Eeegads I wish I had seen the other thread sooner. I've read every translation and have a couple first US editions.
It's kinda late now, but imo you haven't fully experienced this book unless you read the Michael Glenny
translation (or Russian). Those literary vampires Pevear and Volokhonsky suck the life out of Master and Margarita
with their clinical hack-job; it's as if they ran it through Google Translate then added footnotes. Glenny captures the poetry and humor.
Quite frankly you shouldn't understand Master and Margarita; at least without a guide (which ruins a first reading). Even the original text had its meaning intentionally hidden in layers of veiled symbolism to avoid having its socio-political criticism easily spotted.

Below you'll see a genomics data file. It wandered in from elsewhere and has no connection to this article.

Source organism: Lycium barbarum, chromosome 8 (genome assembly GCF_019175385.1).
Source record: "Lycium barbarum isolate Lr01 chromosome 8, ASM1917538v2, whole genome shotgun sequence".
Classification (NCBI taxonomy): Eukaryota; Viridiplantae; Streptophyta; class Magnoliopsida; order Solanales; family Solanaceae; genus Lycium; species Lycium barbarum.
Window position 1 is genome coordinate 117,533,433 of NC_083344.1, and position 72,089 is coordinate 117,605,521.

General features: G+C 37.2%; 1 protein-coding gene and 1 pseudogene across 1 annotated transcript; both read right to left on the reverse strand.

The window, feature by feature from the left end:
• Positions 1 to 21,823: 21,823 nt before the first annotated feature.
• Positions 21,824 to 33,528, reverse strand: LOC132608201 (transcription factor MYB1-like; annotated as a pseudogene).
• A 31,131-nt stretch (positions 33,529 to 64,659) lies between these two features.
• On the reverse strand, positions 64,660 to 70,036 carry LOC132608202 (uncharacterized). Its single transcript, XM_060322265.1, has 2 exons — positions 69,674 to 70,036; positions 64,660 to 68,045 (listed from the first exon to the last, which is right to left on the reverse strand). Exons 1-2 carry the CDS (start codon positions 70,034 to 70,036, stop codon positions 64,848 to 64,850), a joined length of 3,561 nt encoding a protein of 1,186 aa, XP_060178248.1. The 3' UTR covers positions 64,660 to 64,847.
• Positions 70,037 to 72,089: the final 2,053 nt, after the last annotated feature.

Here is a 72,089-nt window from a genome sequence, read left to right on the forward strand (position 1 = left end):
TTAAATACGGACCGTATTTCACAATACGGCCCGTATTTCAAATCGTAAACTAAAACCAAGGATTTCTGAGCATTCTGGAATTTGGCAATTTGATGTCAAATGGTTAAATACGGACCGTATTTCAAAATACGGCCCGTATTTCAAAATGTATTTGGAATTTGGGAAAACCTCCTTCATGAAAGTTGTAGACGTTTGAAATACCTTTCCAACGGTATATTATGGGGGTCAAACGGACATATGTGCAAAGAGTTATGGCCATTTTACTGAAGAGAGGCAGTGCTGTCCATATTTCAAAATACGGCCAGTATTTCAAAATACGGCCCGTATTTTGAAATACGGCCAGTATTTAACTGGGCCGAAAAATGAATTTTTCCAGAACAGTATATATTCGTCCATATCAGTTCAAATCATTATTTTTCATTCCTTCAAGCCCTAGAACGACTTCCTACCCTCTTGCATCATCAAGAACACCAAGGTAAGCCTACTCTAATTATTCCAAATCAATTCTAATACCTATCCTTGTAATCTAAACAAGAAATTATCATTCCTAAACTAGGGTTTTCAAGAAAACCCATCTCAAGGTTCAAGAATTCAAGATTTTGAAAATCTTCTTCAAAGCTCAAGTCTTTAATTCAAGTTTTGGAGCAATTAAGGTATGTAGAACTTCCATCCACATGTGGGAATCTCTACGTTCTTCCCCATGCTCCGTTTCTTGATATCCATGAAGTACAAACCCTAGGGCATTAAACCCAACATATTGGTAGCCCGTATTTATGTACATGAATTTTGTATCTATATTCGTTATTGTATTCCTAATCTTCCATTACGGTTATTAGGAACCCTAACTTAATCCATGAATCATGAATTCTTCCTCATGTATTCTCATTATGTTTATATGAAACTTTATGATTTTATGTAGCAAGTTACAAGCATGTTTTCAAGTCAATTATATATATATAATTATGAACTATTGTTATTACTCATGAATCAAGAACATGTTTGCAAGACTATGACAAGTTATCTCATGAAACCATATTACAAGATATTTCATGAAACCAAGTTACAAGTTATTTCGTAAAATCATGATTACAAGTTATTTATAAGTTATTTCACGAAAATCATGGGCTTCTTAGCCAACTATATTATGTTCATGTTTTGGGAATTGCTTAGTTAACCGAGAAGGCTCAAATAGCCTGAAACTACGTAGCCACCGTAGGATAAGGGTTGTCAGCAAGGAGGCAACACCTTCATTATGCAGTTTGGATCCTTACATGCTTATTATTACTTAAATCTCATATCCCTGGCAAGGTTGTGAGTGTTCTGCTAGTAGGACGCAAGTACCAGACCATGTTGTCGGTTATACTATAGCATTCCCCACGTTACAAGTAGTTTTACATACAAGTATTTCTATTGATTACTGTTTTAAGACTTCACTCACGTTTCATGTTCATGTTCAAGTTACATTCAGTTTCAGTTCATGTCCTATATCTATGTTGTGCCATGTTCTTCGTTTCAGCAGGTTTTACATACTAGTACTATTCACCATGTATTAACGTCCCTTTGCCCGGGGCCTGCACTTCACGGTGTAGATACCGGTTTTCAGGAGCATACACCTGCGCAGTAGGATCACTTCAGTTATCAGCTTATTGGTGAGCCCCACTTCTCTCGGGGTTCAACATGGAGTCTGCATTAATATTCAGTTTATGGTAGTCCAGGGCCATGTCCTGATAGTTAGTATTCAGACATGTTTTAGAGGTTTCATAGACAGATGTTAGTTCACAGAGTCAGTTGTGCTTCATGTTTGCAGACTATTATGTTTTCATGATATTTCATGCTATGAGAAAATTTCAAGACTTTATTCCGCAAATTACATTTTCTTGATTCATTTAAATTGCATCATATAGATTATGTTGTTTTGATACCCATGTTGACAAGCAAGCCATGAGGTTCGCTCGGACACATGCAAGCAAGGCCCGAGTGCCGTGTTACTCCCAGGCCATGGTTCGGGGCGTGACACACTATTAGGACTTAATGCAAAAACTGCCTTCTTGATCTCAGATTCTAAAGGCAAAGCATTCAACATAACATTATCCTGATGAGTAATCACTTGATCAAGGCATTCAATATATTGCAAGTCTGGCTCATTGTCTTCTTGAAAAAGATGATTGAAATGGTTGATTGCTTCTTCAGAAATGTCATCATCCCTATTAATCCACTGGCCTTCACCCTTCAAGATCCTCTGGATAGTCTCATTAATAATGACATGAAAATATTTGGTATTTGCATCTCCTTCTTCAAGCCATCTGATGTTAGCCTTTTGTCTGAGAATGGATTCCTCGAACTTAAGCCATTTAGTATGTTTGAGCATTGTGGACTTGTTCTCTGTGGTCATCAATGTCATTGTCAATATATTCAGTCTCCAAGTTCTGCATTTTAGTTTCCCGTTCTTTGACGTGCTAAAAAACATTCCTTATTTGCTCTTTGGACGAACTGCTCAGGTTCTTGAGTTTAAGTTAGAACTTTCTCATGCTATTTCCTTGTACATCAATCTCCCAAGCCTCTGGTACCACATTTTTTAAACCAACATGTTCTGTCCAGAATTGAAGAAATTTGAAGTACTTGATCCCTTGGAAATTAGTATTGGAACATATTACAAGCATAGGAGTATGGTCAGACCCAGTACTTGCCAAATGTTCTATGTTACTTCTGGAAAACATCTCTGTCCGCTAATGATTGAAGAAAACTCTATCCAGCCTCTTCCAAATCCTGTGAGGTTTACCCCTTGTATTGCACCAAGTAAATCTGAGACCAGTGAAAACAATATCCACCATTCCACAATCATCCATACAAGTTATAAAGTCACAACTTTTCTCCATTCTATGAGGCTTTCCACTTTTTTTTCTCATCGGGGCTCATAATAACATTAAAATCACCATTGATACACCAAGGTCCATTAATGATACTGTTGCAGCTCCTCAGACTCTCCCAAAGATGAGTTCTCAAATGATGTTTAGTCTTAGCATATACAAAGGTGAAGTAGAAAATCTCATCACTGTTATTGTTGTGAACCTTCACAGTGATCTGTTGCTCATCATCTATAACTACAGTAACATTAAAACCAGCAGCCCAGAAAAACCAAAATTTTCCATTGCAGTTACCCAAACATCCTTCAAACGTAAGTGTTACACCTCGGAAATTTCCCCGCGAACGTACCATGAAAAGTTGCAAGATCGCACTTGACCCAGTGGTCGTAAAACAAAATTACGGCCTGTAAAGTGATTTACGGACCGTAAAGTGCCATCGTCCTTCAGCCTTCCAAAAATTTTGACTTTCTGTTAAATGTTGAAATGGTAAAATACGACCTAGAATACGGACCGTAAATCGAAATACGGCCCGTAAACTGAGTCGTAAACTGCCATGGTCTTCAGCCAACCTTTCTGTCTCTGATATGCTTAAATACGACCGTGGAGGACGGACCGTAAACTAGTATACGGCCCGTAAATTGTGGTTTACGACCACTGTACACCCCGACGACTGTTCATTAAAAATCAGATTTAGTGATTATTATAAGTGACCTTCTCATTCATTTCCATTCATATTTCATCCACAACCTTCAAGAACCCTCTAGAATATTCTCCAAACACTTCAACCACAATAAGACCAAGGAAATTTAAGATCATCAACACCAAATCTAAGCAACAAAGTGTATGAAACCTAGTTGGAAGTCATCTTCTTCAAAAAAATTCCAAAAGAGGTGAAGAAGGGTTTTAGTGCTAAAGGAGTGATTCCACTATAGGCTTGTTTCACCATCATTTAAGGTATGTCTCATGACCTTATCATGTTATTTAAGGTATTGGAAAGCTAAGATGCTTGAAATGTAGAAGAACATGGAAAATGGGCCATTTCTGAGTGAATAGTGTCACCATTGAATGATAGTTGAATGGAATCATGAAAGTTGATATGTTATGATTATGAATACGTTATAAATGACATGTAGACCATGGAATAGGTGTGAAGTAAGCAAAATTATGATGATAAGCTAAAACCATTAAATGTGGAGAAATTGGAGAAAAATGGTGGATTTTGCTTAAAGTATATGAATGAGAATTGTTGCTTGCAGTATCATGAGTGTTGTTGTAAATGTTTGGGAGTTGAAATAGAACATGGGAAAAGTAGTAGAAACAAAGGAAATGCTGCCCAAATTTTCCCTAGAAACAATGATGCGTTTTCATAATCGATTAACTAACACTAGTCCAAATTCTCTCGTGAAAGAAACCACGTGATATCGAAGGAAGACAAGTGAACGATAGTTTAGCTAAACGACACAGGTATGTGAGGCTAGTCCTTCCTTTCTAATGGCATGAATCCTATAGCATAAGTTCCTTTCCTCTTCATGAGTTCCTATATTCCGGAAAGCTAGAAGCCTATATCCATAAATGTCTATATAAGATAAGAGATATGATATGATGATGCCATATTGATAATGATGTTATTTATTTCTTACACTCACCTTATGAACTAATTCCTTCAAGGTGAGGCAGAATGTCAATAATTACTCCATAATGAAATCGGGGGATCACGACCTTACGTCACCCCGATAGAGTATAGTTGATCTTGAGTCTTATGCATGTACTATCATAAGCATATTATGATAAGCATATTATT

The beauty of this book is that you don't have to 'get it' to enjoy it; the charm and beauty of the story stands alone, and in prose it is beyond compare. Bulgakov spun pure gold from first sentence to last.
Originally Posted by beppe
To the second part of your question, I answer saying that the text is a jewel of literary perfection, a miracle. Bulgakov is a true Master. I did not perceive any shortcoming.
Indeed. The worst thing about finishing M&M for the first time is that the next book you pick up will invariably read like the scribblings of an imbecile by comparison. You have to lower your standards, back down to Earth.